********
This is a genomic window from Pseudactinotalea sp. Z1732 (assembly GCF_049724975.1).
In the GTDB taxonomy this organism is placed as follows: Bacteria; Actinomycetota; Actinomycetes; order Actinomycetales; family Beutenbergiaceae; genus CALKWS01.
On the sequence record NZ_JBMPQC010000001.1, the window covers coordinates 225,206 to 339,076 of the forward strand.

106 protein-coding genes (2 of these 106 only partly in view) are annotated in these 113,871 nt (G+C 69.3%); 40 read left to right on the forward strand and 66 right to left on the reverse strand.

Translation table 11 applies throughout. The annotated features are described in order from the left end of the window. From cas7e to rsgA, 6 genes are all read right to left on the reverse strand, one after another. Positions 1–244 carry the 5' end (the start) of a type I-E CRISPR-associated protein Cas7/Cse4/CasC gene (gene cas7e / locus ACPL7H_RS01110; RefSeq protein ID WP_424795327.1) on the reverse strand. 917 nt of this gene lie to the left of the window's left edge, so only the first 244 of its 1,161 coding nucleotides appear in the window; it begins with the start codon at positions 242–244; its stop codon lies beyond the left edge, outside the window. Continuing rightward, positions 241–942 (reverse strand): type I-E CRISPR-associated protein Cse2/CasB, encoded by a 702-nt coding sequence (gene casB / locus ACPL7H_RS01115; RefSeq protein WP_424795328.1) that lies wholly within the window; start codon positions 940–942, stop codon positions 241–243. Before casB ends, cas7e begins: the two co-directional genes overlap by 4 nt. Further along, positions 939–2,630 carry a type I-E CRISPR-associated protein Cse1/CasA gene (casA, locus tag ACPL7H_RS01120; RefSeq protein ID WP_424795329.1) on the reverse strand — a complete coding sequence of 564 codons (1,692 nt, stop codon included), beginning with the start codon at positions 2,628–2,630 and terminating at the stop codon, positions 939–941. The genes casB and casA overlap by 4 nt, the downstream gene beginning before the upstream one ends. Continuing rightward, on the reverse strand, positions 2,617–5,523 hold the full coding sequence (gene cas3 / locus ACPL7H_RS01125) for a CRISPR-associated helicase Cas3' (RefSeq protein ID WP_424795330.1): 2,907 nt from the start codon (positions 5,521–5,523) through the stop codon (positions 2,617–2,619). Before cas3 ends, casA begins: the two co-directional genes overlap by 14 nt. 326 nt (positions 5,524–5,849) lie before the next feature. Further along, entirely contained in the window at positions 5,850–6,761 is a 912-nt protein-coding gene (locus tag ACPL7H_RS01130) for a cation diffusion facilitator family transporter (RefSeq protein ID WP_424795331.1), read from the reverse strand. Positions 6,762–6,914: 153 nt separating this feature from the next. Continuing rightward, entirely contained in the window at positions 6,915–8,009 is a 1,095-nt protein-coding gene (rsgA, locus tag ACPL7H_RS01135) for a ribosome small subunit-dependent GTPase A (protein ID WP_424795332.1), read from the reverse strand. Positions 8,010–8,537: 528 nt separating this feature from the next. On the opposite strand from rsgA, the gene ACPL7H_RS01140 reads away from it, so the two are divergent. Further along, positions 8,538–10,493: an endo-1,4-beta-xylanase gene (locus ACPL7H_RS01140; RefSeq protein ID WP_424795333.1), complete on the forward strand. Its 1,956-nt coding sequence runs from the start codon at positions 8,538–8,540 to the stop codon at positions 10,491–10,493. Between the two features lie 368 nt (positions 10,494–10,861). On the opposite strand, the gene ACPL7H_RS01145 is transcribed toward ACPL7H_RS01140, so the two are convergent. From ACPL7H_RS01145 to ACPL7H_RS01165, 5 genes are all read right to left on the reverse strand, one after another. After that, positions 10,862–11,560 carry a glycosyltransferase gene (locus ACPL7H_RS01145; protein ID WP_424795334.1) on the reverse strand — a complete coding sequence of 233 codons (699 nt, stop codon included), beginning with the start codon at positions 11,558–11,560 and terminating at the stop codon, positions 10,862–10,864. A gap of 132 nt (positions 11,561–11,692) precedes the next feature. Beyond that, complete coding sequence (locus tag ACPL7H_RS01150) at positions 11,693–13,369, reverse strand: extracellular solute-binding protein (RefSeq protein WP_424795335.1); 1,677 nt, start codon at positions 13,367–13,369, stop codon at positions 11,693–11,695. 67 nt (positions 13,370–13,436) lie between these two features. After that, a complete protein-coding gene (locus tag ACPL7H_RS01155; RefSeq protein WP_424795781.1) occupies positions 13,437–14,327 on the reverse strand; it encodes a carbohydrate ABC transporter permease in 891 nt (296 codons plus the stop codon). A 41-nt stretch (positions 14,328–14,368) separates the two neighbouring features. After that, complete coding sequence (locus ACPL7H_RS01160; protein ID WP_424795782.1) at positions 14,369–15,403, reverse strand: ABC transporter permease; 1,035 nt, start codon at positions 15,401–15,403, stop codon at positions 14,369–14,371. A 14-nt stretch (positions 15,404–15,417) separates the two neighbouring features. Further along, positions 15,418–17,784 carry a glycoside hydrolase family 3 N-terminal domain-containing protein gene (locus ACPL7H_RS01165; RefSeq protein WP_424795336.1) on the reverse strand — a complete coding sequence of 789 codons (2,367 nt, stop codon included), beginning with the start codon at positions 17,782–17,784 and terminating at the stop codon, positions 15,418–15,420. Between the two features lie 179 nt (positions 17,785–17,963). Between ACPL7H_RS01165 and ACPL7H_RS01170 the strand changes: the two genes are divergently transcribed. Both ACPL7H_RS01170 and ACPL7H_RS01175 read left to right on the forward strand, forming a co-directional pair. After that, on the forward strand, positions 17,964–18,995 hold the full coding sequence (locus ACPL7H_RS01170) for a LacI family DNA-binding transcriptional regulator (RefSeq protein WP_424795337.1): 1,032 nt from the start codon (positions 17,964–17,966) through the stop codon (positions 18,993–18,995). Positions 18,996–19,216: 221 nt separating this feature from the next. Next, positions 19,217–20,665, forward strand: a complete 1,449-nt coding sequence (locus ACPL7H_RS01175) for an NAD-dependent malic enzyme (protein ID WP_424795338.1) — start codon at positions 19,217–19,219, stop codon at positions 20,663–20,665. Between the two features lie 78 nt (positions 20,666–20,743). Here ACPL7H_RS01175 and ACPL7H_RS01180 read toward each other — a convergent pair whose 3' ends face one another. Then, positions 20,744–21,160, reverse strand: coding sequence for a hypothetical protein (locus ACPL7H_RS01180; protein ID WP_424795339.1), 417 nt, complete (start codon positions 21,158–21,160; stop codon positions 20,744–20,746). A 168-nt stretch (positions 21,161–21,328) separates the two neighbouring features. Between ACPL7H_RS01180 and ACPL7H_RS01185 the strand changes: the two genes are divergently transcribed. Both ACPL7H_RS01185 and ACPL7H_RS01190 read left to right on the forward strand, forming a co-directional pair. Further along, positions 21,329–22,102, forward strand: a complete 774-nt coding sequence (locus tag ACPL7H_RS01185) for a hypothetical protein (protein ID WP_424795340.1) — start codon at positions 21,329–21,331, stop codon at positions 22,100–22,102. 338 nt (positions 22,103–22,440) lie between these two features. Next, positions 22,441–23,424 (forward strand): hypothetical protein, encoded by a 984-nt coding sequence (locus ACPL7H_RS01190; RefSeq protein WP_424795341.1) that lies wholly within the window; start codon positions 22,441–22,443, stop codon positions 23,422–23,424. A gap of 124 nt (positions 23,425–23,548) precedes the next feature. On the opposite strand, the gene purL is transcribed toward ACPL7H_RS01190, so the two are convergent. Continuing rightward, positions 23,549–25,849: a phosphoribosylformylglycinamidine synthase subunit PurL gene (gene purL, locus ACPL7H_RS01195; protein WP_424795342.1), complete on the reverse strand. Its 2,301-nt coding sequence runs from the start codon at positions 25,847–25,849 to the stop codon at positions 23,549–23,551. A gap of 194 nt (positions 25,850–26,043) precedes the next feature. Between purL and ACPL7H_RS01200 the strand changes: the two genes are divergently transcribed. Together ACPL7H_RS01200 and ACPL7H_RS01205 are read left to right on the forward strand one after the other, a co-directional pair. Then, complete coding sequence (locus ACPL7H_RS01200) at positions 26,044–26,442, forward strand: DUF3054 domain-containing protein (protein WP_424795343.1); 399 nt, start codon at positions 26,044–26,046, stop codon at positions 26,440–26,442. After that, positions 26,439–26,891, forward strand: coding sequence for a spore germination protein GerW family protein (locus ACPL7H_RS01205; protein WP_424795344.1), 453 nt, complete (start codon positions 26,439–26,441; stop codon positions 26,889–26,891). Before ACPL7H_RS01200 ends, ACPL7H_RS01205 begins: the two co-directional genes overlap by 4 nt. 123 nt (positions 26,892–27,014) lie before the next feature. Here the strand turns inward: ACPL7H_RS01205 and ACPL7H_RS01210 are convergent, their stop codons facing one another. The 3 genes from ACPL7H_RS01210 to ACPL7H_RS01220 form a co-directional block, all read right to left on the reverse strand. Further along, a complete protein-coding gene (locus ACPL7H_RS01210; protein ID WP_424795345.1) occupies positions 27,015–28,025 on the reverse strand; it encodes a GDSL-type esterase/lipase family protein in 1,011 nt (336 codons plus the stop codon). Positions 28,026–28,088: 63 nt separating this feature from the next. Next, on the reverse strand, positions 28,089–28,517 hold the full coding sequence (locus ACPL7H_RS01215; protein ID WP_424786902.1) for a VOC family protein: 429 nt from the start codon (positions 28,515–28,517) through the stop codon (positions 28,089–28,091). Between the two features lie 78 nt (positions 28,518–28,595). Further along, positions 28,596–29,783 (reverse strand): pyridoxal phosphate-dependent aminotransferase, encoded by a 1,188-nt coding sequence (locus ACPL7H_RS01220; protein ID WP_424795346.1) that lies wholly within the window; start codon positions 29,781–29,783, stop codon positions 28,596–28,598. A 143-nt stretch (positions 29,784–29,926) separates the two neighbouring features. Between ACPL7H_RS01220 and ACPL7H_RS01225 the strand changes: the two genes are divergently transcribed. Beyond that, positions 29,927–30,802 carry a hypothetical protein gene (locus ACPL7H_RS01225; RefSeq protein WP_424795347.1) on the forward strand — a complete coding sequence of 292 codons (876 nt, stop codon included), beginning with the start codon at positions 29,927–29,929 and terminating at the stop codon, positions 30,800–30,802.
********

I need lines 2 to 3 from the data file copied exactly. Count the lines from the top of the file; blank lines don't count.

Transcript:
In the GTDB taxonomy this organism is placed as follows: Bacteria; Actinomycetota; Actinomycetes; order Actinomycetales; family Beutenbergiaceae; genus CALKWS01.
On the sequence record NZ_JBMPQC010000001.1, the window covers coordinates 225,206 to 339,076 of the forward strand.